Given that acute or chronic lower back pain is very common, and can be excruciating and debilitating, and considering the numerous complications and adverse effects resulting from these treatments, therefore identifying and implementing alternative approaches is paramount. 

An Effective and Safe Back Pain Relief Treatment

An effective and safe approach to treat pain is transcutaneous peripheral nerve stimulation TPNS. Indeed, TPNS has been applied in a variety of contexts, and numerous studies have shown both in clinical and laboratory settings that it represents an efficacious and safe method to treat pain. Furthermore, unlike other treatments, TPNS is non-invasive, non-addictive, does not cause complications, and is almost side effects free.

NuroKor’s own research and developments have found that results and applications are frequency and protocol specific and a variation of TPNS and Neuromuscular Electrical Stimulation (NMES) is most effective.

For this reason, NuroKor utilises TPNS with a combination of other electrotherapy modalities, TPNS, NMES and microcurrent stimulation (MCS).  TPNS is important to NuroKor’s technology as it utilises pure energy in the form of electrical current impulses, generated by specific devices, and delivered through electrodes placed on the skin. Such electrical impulses stimulate specific sensory nerves, and thereby activate two natural pain relief mechanisms, which prevent the pain signals from reaching the brain, and also stimulate the production of the body’s natural pain killers. In essence, pain relief is not achieved by introducing foreign substances into the body, but through a controlled flow of pure energy. Electrical impulses occur constantly within the body, as they are an integrating part of many physiological functions, such as the heart contraction, muscular contraction and neuronal activity.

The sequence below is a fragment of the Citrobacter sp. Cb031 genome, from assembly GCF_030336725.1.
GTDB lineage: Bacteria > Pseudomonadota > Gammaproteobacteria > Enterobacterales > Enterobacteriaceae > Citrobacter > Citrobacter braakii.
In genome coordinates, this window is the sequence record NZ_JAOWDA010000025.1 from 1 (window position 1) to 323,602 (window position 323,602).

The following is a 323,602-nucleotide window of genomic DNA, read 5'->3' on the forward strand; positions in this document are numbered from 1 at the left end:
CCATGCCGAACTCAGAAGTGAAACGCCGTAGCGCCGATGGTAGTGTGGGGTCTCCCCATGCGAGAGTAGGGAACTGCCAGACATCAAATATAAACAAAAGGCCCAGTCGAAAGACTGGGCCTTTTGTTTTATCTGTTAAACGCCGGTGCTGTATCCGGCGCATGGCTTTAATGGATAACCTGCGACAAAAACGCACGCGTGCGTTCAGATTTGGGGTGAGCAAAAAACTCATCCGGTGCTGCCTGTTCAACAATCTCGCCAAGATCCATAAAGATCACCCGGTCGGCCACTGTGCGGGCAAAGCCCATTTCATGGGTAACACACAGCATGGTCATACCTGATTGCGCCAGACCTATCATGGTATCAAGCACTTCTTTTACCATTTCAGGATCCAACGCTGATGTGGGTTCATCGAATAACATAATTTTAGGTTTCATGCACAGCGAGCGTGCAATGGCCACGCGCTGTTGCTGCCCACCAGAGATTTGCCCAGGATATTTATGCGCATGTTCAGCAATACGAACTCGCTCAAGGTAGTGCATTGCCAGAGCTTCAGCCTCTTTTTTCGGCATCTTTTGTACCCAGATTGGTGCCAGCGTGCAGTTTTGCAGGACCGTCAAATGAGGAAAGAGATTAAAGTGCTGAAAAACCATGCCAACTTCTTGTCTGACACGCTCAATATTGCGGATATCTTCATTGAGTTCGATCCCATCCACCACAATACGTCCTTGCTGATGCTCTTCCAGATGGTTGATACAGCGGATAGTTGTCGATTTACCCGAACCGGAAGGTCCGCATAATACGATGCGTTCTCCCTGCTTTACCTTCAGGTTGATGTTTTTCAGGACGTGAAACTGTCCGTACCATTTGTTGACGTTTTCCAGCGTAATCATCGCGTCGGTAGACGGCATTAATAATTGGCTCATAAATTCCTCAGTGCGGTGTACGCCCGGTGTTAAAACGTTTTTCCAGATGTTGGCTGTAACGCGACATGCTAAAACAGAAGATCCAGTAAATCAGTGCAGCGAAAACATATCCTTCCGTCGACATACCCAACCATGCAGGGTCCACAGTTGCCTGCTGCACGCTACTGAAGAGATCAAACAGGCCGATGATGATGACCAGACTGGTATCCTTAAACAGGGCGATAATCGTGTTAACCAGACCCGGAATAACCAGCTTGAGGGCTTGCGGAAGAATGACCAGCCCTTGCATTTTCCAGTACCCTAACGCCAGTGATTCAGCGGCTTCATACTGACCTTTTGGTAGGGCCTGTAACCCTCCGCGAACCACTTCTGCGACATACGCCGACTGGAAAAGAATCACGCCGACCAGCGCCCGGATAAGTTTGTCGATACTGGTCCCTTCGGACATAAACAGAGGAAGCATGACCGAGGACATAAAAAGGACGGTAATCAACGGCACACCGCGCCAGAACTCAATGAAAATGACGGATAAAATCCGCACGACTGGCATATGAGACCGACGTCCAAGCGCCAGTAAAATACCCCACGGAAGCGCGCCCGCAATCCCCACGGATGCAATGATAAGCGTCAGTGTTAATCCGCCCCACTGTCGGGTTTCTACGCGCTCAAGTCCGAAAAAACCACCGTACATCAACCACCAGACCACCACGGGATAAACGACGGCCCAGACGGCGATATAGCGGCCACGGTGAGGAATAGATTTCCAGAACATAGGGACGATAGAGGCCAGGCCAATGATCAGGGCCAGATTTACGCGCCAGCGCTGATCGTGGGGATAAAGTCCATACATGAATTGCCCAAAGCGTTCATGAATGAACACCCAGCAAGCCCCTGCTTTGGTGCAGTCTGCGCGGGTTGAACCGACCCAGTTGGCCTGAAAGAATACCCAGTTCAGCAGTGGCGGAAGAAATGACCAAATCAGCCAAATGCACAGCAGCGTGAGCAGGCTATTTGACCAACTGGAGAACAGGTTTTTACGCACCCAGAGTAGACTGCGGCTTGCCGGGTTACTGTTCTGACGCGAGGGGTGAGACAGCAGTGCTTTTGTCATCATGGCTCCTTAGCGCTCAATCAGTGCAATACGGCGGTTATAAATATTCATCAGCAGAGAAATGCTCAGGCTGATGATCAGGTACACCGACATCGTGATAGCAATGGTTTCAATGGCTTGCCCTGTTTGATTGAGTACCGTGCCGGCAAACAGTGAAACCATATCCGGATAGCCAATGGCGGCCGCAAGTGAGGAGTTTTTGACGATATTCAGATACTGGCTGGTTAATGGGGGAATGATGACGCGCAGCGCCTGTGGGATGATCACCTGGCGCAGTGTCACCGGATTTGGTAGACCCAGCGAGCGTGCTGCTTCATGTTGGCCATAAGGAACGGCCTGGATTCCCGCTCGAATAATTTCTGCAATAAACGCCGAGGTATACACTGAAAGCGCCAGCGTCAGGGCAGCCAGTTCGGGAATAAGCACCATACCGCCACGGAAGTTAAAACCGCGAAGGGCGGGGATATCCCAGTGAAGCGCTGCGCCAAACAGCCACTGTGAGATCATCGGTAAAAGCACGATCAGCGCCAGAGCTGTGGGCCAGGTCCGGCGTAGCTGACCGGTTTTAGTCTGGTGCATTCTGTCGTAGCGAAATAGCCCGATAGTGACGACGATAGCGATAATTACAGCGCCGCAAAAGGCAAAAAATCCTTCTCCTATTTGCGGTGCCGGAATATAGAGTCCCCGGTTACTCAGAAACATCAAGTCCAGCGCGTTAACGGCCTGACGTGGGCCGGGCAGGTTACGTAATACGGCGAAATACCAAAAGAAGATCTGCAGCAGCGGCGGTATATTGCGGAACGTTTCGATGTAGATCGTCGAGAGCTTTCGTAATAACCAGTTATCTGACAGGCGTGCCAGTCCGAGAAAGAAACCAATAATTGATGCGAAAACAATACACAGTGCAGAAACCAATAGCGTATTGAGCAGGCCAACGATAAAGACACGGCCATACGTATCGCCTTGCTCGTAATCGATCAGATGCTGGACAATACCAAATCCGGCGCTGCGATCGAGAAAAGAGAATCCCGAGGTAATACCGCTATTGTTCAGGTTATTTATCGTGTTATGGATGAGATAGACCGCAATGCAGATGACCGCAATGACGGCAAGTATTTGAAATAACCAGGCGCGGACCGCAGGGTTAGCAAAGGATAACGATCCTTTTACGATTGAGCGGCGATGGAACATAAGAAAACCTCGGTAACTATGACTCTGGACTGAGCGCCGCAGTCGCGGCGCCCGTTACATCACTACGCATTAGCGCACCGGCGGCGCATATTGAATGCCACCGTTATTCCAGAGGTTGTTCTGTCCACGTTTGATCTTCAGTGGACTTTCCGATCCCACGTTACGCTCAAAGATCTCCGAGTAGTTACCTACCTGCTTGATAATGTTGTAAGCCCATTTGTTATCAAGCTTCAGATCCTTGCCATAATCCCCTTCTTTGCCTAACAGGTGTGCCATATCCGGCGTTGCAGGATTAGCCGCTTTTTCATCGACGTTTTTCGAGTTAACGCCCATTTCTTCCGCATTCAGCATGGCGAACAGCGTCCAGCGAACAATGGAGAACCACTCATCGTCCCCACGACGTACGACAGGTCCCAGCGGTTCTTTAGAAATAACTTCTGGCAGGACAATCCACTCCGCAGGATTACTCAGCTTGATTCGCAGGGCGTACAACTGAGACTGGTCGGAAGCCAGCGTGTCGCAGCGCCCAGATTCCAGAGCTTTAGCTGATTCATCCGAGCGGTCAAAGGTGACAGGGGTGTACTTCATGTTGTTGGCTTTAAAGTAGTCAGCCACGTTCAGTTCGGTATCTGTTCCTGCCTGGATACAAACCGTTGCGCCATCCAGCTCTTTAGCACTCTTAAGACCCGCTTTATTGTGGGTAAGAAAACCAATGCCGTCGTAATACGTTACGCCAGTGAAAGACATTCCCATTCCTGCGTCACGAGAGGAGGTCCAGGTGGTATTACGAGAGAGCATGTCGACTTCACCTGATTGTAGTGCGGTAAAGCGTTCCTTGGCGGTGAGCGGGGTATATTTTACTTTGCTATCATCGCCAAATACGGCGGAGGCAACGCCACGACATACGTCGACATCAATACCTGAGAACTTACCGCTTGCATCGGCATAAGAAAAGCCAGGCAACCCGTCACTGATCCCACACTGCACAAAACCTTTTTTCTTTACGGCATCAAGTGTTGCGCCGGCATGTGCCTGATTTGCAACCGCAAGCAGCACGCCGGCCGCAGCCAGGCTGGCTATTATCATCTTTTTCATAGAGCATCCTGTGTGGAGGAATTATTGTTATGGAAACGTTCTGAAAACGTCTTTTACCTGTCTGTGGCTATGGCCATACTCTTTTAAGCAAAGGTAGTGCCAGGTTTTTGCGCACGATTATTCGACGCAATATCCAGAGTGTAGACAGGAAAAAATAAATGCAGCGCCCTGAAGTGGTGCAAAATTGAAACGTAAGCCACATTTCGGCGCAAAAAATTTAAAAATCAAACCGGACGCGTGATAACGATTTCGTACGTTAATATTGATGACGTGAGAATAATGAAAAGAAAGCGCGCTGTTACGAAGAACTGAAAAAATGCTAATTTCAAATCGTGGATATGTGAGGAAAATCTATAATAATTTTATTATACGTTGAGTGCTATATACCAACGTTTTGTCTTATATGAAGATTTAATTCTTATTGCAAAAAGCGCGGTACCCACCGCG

Montreal General Hospital, Canada TPNS Application in Back Pain

A study conducted in the Montreal General Hospital, Canada, evaluated the effectiveness of a TPNS protocol to treat lower back pain and reduced mobility. Patients were divided into two groups, one group received TPNS application and the other group received a specific and light massage. The results showed that after the treatments lower back pain decreased and mobility (straight leg rise) increased, however,  these improvements were significantly greater in the TPNS group compared with the massage group.

In the light of these facts, it is highly desirable that hospitals, medical centres, physicians and health care providers worldwide, utilise applicable TPNS protocols to treat back pain and improve physical function.

Furthermore, since TPNS devices have been proven  easy to use, as demonstrated by the study conducted in the emergency department at a community hospital, in the United States*. Therefore, people personally affected by back pain or physicians who have patients impacted by back pain can utilise bioelectronic technology for themselves/ a patient for treatment as required, from the comfort of their home.

As we have seen, TPNS application represents a viable and efficacious intervention to treat pain, including lower back pain. TPNS has many advantages, as it is non-pharmacological, non-invasive, non-toxic, non-addictive, easy to use and almost side effects free.  With this in mind,

NuroKor is creating ultra-wearable personal electrotherapy devices based on medical evidence, combined with cutting-edge technology. In addition to TPNS, our devices combine other electrotherapy modalities.

It is not only a system of healing, but also a method that harnesses the power of the vital bioelectrical phenomena occurring constantly within the human body, which are crucial for achieving and maintaining health, fitness and wellbeing. 

About NuroKor:

Founded in 2018, NuroKor is a company committed to the development of bioelectronic technologies. NuroKor develops and formulates programmable bioelectronic software for clinical and therapeutic applications, in a range of easy to use, wearable devices. It provides the highest-quality products, delivering personalised pain relief and recovery support and rehabilitation to patients.


*Casey AG, McKernan MP and Reb J.H. Transcutaneous Electrical Nerve Stimulation (TENS) in the Emergency Department for Pain Relief: A Preliminary Study of Feasibility and Efficacy. Western Journal of Emergency Medicine. 2018. Volume 19, No. 5.


Andersen LL, Clausen T, Carneiro IG, Holterman A. Spreading of chronic pain between body regions: prospective cohort study among health care workers. Eur J Pain. 2012. 16:1437–1443.

Andersson, G.B., 1999. Epidemiological features of 14. Van Tulder, M.W., R. Ostelo, J.W. Vlaeyen, chronic low-back pain. Lancet, 354(9178): 581-585.

Baker DW. History of the Joint Commission’s Pain Standards: lessons for today’s prescription opioid epidemic. JAMA. 2017; 317(11):1117-1118.